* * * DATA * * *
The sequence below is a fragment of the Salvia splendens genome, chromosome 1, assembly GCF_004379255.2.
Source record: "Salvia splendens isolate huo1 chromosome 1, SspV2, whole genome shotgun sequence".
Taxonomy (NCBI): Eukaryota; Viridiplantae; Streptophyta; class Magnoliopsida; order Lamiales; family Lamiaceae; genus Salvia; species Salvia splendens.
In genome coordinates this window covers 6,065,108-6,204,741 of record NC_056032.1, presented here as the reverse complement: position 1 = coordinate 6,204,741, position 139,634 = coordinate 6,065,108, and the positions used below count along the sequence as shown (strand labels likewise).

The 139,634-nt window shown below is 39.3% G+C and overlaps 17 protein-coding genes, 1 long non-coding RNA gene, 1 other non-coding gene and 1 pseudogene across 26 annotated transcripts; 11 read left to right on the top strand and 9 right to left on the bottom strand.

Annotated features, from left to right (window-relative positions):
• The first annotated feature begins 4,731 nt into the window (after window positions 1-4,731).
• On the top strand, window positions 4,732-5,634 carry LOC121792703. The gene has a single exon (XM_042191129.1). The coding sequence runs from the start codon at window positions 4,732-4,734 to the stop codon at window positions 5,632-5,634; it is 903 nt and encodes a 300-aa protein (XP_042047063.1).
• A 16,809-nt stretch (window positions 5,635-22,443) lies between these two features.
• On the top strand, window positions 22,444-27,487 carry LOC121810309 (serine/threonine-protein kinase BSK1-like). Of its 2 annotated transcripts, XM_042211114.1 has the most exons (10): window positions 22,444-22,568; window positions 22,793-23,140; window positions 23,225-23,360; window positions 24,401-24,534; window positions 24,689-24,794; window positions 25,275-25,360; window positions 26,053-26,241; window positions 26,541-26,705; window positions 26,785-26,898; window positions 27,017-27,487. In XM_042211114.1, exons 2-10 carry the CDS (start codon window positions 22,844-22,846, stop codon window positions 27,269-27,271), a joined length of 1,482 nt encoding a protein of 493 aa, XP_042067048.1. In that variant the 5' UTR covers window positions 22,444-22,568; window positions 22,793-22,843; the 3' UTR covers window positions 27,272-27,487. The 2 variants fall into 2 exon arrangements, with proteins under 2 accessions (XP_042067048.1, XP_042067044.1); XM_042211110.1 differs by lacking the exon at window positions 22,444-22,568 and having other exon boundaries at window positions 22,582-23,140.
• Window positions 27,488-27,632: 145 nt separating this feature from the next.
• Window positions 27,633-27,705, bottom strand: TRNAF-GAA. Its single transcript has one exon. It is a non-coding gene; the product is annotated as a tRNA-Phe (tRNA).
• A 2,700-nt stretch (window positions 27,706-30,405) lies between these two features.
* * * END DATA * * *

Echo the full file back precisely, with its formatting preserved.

The sequence below is a fragment of the Salvia splendens genome, chromosome 1, assembly GCF_004379255.2.
Source record: "Salvia splendens isolate huo1 chromosome 1, SspV2, whole genome shotgun sequence".
Taxonomy (NCBI): Eukaryota; Viridiplantae; Streptophyta; class Magnoliopsida; order Lamiales; family Lamiaceae; genus Salvia; species Salvia splendens.
In genome coordinates this window covers 6,065,108-6,204,741 of record NC_056032.1, presented here as the reverse complement: position 1 = coordinate 6,204,741, position 139,634 = coordinate 6,065,108, and the positions used below count along the sequence as shown (strand labels likewise).

The 139,634-nt window shown below is 39.3% G+C and overlaps 17 protein-coding genes, 1 long non-coding RNA gene, 1 other non-coding gene and 1 pseudogene across 26 annotated transcripts; 11 read left to right on the top strand and 9 right to left on the bottom strand.

Annotated features, from left to right (window-relative positions):
• The first annotated feature begins 4,731 nt into the window (after window positions 1-4,731).
• On the top strand, window positions 4,732-5,634 carry LOC121792703. The gene has a single exon (XM_042191129.1). The coding sequence runs from the start codon at window positions 4,732-4,734 to the stop codon at window positions 5,632-5,634; it is 903 nt and encodes a 300-aa protein (XP_042047063.1).
• A 16,809-nt stretch (window positions 5,635-22,443) lies between these two features.
• On the top strand, window positions 22,444-27,487 carry LOC121810309 (serine/threonine-protein kinase BSK1-like). Of its 2 annotated transcripts, XM_042211114.1 has the most exons (10): window positions 22,444-22,568; window positions 22,793-23,140; window positions 23,225-23,360; window positions 24,401-24,534; window positions 24,689-24,794; window positions 25,275-25,360; window positions 26,053-26,241; window positions 26,541-26,705; window positions 26,785-26,898; window positions 27,017-27,487. In XM_042211114.1, exons 2-10 carry the CDS (start codon window positions 22,844-22,846, stop codon window positions 27,269-27,271), a joined length of 1,482 nt encoding a protein of 493 aa, XP_042067048.1. In that variant the 5' UTR covers window positions 22,444-22,568; window positions 22,793-22,843; the 3' UTR covers window positions 27,272-27,487. The 2 variants fall into 2 exon arrangements, with proteins under 2 accessions (XP_042067048.1, XP_042067044.1); XM_042211110.1 differs by lacking the exon at window positions 22,444-22,568 and having other exon boundaries at window positions 22,582-23,140.
• Window positions 27,488-27,632: 145 nt separating this feature from the next.
• Window positions 27,633-27,705, bottom strand: TRNAF-GAA. Its single transcript has one exon. It is a non-coding gene; the product is annotated as a tRNA-Phe (tRNA).
• A 2,700-nt stretch (window positions 27,706-30,405) lies between these two features.